- cloud information about nodes in the cluster will no longer be retrieved using local metadata, but instead all API calls to retrieve node information will go through cloud controller manager. This may mean you can restrict access to your cloud API on the kubelets for better security. For larger clusters you may want to consider if cloud controller manager will hit rate limits since it is now responsible for almost all API calls to your cloud from within the cluster.
As of v1.8, cloud controller manager can implement:
- node controller - responsible for updating kubernetes nodes using cloud APIs and deleting kubernetes nodes that were deleted on your cloud.
- service controller - responsible for loadbalancers on your cloud against services of type LoadBalancer.
- route controller - responsible for setting up network routes on your cloud
- any other features you would like to implement if you are running an out-of-tree provider.
If you are using a cloud that is currently supported in Kubernetes core and would like to adopt cloud controller manager, see the cloud controller manager in kubernetes core.
For cloud controller managers not in Kubernetes core, you can find the respective projects in repos maintained by cloud vendors or sig leads.
For providers already in Kubernetes core, you can run the in-tree cloud controller manager as a Daemonset in your cluster, use the following as a guideline:
Running cloud controller manager comes with a few possible limitations. Although these limitations are being addressed in upcoming releases, it’s important that you are aware of these limitations for production workloads.
Support for Volumes
Cloud controller manager does not implement any of the volume controllers found in
kube-controller-manager as the volume integrations also require coordination with kubelets. As we evolve CSI (container storage interface) and add stronger support for flex volume plugins, necessary support will be added to cloud controller manager so that clouds can fully integrate with volumes. Learn more about out-of-tree CSI volume plugins here.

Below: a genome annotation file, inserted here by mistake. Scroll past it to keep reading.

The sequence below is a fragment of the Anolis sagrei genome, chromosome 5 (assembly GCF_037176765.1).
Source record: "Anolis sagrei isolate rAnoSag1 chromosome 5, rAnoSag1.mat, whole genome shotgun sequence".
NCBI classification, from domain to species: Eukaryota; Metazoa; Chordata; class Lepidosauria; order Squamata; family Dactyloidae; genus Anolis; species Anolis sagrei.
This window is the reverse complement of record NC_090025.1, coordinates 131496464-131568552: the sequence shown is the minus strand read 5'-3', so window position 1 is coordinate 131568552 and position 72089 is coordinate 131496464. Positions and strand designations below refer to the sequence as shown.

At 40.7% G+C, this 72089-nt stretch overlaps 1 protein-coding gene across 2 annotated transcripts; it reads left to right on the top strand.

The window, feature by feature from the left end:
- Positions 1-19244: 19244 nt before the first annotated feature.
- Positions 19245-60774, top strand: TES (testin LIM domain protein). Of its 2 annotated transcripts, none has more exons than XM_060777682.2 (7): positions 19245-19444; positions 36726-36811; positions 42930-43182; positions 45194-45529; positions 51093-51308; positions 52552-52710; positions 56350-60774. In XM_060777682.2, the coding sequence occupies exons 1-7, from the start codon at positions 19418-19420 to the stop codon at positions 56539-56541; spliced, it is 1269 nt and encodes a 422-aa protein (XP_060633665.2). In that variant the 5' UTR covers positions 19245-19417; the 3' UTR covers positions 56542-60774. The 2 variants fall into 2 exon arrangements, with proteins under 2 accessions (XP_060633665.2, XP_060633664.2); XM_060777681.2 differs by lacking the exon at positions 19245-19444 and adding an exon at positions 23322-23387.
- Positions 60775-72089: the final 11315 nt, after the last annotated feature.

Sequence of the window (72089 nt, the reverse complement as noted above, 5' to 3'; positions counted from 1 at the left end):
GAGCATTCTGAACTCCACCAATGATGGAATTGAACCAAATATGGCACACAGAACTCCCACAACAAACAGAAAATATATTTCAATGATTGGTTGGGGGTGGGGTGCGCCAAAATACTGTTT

In the previous architecture for cloud providers, we relied on kubelets using a local metadata service to retrieve node information about itself. With this new architecture, we now fully rely on the cloud controller managers to retrieve information for all nodes. For very larger clusters, you should consider possible bottle necks such as resource requirements and API rate limiting.
Chicken and Egg
The goal of the cloud controller manager project is to decouple development of cloud features from the core Kubernetes project. Unfortunately, many aspects of the Kubernetes project has assumptions that cloud provider features are tightly integrated into the project. As a result, adopting this new architecture can create several situations where a request is being made for information from a cloud provider, but the cloud controller manager may not be able to return that information without the original request being complete.
A good example of this is the TLS bootstrapping feature in the Kubelet. Currently, TLS bootstrapping assumes that the Kubelet has the ability to ask the cloud provider (or a local metadata service) for all its address types (private, public, etc) but cloud controller manager cannot set a node’s address types without being initialized in the first place which requires that the kubelet has TLS certificates to communicate with the apiserver.
As this initiative evolves, changes will be made to address these issues in upcoming releases.
Developing your own Cloud Controller Manager
To build and develop your own cloud controller manager, read the Developing Cloud Controller Manager doc.